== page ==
Upon Further Review: Joe Paterno Supporters Assail Penn State Leadership
"Joe Paterno is no longer the head football coach, effective immediately." With those words, uttered two years ago yesterday, Penn State Board of Trustee member John Surma created a firestorm of criticism that continues 731 days later.
Marking that two year anniversary, Saturday night, Paterno's many supporters gathered at the Days Inn on Pugh Street to show they haven't forgotten what happened on Nov. 9, 2011.
In a way, the emotional three-hour affair resembled a revival meeting with fiery oratory; talk of redemption and salvation.
More than 200 people showed up for the town hall-style meeting called, "Upon Further Review." The meeting included comments from noted Paterno backers, including former Penn State football star Franco Harris, filmmaker John Ziegler, March for Truth organizer Eileen Morgan and Paterno investigator Ray Blehar.
The night began with a video montage, showing Paterno with his family, working with his football players and memorable big game highlights; all chronicling the legendary coach's six-decade-long career. Howls of laughter filled the room as a clip of John Surma played on the screen. "We do not know all the facts ...," Surma said.
Moments later, Harris asked the crowd, "Was it right for the BOT to fire Joe Paterno two years ago today?" Cries of, "No!" filled the ballroom. Harris said the board of trustees compromised "one of our most sacred principles: due process." He added, "Joe would never turn his back on a child," which was followed by loud applause.
Harris promised the audience they would hear how and why the Sandusky scandal became the Penn State scandal.
Eileen Morgan followed with a comprehensive breakdown of Mike McQueary's grand jury testimony. McQueary says he saw Jerry Sandusky in the showers with a young boy. According to Morgan, McQueary's story changed as the process played out. She says McQueary initially said he did not see any sex act. Morgan says that's backed up by testimony from Graham Spanier and Tim Curley, who used words like "inappropriate behavior" and "horsing around" to describe what McQuerary told them. Morgan says in later testimony, McQueray said he actually did see a sex act.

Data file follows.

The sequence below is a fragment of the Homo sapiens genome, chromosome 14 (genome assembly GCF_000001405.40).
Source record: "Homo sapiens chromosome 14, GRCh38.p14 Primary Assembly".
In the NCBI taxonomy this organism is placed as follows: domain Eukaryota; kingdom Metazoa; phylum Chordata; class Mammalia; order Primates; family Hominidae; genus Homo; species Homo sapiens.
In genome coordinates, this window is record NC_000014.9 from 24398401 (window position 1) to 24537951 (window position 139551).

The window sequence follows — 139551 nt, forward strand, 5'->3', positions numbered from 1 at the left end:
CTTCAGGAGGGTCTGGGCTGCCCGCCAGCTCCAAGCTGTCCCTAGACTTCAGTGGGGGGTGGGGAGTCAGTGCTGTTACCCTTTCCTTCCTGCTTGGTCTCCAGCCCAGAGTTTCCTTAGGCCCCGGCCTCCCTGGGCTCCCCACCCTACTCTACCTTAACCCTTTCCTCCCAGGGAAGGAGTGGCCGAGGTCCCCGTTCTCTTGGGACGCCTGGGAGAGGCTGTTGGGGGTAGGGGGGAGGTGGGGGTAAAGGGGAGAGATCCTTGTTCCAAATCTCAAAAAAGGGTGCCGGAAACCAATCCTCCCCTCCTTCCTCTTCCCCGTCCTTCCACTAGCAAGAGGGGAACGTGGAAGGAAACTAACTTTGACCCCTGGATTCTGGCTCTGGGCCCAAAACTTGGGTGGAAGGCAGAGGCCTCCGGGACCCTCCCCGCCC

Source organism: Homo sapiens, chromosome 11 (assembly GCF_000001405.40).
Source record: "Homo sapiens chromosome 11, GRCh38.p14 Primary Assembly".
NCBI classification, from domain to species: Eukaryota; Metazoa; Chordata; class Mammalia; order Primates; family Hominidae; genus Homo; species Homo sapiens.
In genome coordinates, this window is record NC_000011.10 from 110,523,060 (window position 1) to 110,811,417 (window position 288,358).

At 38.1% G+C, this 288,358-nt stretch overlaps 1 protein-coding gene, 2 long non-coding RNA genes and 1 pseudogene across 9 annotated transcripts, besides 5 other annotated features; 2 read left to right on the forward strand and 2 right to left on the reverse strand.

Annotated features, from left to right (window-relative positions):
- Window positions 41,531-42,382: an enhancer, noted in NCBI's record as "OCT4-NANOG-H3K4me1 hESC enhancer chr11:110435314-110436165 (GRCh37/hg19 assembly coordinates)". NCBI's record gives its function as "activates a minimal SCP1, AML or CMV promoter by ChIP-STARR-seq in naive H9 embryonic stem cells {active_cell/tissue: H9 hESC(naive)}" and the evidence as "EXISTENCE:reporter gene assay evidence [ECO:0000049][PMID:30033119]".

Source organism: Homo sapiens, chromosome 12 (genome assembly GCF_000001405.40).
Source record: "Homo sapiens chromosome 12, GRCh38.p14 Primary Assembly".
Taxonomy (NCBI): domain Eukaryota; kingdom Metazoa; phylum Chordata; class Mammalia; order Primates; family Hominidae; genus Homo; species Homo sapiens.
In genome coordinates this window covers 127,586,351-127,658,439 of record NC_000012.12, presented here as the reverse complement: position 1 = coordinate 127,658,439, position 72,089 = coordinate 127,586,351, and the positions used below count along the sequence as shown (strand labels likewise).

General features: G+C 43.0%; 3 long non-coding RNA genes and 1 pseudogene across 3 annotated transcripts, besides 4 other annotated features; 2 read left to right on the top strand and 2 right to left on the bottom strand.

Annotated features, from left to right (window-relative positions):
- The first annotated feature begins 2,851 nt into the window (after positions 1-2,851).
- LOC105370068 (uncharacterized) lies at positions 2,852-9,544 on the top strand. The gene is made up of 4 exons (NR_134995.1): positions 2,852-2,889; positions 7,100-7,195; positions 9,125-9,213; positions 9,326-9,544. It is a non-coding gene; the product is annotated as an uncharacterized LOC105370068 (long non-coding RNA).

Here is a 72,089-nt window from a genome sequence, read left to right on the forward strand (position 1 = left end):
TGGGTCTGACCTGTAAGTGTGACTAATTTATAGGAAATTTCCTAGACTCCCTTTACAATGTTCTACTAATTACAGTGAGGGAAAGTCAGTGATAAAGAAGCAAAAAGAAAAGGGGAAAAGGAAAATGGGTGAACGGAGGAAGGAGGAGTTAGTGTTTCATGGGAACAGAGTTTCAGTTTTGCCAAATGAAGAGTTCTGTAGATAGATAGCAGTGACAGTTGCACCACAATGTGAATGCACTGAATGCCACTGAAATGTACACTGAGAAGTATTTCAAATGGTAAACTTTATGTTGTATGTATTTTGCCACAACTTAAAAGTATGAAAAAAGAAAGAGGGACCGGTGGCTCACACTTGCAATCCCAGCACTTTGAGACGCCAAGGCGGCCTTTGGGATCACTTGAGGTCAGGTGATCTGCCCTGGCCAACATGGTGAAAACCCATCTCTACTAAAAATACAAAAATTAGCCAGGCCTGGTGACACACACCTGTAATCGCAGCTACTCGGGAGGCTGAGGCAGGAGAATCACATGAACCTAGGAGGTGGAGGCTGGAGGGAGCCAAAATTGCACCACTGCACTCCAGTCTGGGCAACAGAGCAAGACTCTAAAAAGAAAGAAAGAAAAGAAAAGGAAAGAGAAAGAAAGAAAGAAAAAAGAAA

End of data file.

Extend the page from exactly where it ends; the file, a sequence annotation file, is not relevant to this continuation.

Ray Blehar told the crowd the Sandusky scandal is all about "power, lies and deception." Blehar claims people in positions of power wanted to settle old scores with Paterno and Spanier. According to Blehar, John Surma's nephew had been a walk-on football player, but quit after having some problems. He thinks that's why Surma had a vendetta against Paterno.
Blehar claims Gov. Corbett was out to get Spanier, because Corbett saw Spanier talking with a political opponent when Corbett was still running for governor.
Blehar also criticized board of trustee members for saying they didn't know about the grand jury's investigation of Jerry Sandusky. Blehar says they could have read about it in the newspapers. Blehar believes as many as 75 people at Penn State knew what was going on.
John Ziegler talked about "The Truth." In a blistering attack, he called the news media corrupt morons who are only interested in big ratings. He says, "This story was uniquely designed for them to blow it," because they needed an ending to the story. Ziegler claims that's why a narrative was created that incorrectly said Joe Paterno knew that Sandusky was abusing children.
Ziegler maintains that if reporters had wanted, they could have made Paterno a hero by focusing on the fact that he reported the shower incident to higher-ups.
"We're living in a bizzaro world," Ziegler said. "It is my view, even though I don't like Jerry Sandusky as a person, I don't believe he ever had sex with a boy."
Ziegler also attacked Mike McQueary's story, saying, "Everything about that narrative is false." Ziegler says it doesn't make sense that McQueary saw a child being assaulted and did nothing to stop it -- and that he did not call the police.
Some people raised questions about the need for greater transparency. Former board of trustees candidate Ryan Bagwell has been fighting in the courts for permission to see email records from Penn State leaders. During a panel discussion, Bagwell said the only entity now fighting against his Right to Know lawsuit is Penn State.
Harris generated more applause when he told the crowd, "I would really like people to see the true legacy of Joe Paterno. What makes a University great? Who makes a university great? These are things we have to hold onto."